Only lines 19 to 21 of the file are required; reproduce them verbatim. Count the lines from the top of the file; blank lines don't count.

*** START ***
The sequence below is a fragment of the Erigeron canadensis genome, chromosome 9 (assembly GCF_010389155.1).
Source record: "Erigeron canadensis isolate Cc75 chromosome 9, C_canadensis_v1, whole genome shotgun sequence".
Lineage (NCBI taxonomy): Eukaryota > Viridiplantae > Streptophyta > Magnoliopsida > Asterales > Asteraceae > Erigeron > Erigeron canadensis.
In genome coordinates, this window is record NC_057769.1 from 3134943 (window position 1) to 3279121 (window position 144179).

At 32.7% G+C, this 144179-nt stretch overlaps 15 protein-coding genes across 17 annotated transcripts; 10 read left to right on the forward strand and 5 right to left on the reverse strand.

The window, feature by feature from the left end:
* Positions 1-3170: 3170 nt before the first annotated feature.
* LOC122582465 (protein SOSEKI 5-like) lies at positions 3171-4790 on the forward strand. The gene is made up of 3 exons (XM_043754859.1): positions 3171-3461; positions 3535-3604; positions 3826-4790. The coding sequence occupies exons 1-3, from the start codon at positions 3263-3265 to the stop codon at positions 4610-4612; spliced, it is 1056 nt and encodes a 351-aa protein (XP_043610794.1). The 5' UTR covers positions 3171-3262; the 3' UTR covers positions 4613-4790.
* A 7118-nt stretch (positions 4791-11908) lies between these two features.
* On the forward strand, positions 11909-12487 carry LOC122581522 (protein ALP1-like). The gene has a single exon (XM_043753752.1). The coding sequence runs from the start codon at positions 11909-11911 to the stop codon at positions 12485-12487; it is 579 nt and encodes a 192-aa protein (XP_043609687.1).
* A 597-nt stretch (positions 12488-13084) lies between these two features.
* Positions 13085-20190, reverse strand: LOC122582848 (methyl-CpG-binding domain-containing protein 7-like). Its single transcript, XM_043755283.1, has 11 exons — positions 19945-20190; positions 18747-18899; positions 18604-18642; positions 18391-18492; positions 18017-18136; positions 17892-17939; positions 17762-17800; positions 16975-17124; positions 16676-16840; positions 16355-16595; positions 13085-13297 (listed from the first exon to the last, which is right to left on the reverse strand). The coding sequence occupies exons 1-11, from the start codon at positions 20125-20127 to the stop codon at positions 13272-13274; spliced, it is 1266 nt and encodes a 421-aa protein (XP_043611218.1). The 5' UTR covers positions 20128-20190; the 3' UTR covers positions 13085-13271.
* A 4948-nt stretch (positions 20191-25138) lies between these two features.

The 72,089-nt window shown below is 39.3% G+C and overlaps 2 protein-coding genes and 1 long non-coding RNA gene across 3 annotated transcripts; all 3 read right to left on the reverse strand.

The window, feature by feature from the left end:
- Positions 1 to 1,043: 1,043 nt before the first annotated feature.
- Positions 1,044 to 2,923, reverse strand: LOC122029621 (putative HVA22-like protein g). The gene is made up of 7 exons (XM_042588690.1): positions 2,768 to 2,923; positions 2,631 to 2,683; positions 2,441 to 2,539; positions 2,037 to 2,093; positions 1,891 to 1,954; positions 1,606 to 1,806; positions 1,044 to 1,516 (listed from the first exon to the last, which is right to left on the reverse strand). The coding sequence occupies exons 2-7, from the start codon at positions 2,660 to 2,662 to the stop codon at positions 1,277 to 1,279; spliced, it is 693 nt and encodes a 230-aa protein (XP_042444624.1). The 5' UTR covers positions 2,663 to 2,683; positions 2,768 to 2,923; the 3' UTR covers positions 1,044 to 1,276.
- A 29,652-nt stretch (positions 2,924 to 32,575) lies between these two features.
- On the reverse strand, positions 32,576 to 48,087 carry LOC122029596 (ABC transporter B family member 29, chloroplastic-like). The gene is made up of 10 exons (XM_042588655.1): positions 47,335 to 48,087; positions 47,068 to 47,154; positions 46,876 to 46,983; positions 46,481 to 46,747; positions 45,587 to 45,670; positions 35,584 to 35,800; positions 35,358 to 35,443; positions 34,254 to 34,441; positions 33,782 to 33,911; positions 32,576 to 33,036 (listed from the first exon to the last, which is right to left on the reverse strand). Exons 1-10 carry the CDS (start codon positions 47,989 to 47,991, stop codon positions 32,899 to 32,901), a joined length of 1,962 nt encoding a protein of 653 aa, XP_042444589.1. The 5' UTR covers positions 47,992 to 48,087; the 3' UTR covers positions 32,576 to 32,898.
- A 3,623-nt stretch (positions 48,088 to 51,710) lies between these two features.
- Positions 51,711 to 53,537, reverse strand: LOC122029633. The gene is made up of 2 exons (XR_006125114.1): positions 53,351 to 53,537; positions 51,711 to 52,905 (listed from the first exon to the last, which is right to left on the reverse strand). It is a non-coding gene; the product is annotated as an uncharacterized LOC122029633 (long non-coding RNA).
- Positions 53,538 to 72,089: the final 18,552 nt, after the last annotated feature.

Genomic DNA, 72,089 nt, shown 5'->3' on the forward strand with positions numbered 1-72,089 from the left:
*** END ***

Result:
- On the reverse strand, positions 32,576 to 48,087 carry LOC122029596 (ABC transporter B family member 29, chloroplastic-like). The gene is made up of 10 exons (XM_042588655.1): positions 47,335 to 48,087; positions 47,068 to 47,154; positions 46,876 to 46,983; positions 46,481 to 46,747; positions 45,587 to 45,670; positions 35,584 to 35,800; positions 35,358 to 35,443; positions 34,254 to 34,441; positions 33,782 to 33,911; positions 32,576 to 33,036 (listed from the first exon to the last, which is right to left on the reverse strand). Exons 1-10 carry the CDS (start codon positions 47,989 to 47,991, stop codon positions 32,899 to 32,901), a joined length of 1,962 nt encoding a protein of 653 aa, XP_042444589.1. The 5' UTR covers positions 47,992 to 48,087; the 3' UTR covers positions 32,576 to 32,898.
- A 3,623-nt stretch (positions 48,088 to 51,710) lies between these two features.
- Positions 51,711 to 53,537, reverse strand: LOC122029633. The gene is made up of 2 exons (XR_006125114.1): positions 53,351 to 53,537; positions 51,711 to 52,905 (listed from the first exon to the last, which is right to left on the reverse strand). It is a non-coding gene; the product is annotated as an uncharacterized LOC122029633 (long non-coding RNA).